Water salinity

With land based ice masses melting, this reduces the salinity of sea water. Though saline water freezes at a lower temperature than freshwater, a less saline ocean his wider consequences that are hard to model.

There is an Atlantic ocean current at work which functions rather like a converyor belt, a system that exchanges cold water in the Arctic region for warm water from the tropics. If this is disrupted, it has significant impacts on world climate. Slight changes in the currents - both seasonal and longer-term variations - affect everything from hurricane formation to droughts and heat waves. Heat waves again, have an impact on ice melt...

Permafrost melting is causing houses to sink in Siberia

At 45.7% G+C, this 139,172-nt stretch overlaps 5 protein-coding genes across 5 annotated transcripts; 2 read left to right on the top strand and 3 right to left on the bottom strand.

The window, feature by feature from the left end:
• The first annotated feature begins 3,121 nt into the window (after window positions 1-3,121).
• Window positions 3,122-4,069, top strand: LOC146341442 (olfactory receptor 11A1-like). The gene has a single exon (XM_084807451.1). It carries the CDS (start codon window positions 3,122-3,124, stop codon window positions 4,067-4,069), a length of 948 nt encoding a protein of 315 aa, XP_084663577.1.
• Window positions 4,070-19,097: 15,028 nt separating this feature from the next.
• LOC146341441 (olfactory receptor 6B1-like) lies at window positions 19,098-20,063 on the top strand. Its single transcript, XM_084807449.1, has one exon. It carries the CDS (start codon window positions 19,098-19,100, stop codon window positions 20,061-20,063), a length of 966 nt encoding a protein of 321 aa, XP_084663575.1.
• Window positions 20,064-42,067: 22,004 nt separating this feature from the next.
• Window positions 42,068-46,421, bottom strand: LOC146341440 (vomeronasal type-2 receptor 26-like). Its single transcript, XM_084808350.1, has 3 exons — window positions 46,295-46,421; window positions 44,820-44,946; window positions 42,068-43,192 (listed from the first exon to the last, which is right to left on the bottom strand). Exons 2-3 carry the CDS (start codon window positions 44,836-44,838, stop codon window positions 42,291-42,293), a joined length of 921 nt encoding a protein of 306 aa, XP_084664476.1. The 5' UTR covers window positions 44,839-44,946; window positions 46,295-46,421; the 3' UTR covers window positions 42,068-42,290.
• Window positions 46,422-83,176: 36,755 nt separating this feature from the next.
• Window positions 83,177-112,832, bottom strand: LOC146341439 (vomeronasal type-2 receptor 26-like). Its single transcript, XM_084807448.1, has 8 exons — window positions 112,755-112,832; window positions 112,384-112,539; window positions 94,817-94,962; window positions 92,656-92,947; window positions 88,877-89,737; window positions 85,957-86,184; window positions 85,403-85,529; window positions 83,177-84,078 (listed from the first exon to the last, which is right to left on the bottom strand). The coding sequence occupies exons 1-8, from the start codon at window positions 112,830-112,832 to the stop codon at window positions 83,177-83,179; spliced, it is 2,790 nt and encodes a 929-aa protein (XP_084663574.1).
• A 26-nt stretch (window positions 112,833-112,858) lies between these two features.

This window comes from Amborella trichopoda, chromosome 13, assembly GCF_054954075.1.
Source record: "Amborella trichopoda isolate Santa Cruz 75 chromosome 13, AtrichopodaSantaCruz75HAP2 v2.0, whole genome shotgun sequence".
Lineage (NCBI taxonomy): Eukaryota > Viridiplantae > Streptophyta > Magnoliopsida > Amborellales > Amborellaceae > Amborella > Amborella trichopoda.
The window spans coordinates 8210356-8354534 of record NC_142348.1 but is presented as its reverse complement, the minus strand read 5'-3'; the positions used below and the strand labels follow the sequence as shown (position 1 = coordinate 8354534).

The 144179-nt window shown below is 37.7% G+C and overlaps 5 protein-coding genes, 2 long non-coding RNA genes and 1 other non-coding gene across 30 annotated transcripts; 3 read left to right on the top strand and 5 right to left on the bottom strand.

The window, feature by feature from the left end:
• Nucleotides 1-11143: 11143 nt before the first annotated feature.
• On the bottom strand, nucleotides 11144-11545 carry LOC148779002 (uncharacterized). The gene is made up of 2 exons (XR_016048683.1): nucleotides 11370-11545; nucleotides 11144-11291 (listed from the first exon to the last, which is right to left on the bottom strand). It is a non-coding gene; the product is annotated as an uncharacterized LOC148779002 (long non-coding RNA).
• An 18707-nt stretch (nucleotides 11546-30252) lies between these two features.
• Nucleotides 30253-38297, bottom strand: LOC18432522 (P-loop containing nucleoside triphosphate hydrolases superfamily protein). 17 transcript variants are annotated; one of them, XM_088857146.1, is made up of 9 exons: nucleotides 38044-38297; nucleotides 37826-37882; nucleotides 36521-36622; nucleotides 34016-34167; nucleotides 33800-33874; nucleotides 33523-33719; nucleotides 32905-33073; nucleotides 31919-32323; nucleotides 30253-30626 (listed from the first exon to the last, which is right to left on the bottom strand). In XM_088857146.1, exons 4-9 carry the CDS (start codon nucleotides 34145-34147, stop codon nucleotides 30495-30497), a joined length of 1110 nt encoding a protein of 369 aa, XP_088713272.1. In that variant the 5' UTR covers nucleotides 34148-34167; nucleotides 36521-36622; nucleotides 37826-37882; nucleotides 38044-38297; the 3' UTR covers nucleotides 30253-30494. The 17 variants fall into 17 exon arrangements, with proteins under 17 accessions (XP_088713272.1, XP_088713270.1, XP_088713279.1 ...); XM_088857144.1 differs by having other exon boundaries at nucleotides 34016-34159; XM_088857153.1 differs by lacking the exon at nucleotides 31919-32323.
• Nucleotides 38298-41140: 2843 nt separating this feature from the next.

Tomsk, Siberia, Russia - a log house is sinking and settling uneavenly due to the permafrost melting.
Tomsk, Siberia, Russia - a log house is sinking and settling uneavenly due to the permafrost melting. | Source

Why humans still pretend nothing is happening...

It's an interesting question as to why humans find it so hard to believe that massive climatic change is just around the corner. Perhaps it's because we find it hard to live with the idea that something very bad is just around the corner and so prefer not to believe it. So it's no wonder that we like to think that life will go on indefinitely - business as usual.

Sasha Wright (Phd, Plos) Blogs on the website phys.orgwebsite:

Unfortunately, the psychological research indicates that the real barrier to climate change mitigation may be more closely related to our limited cognitive abilities, branding, and preexisting cultural identities.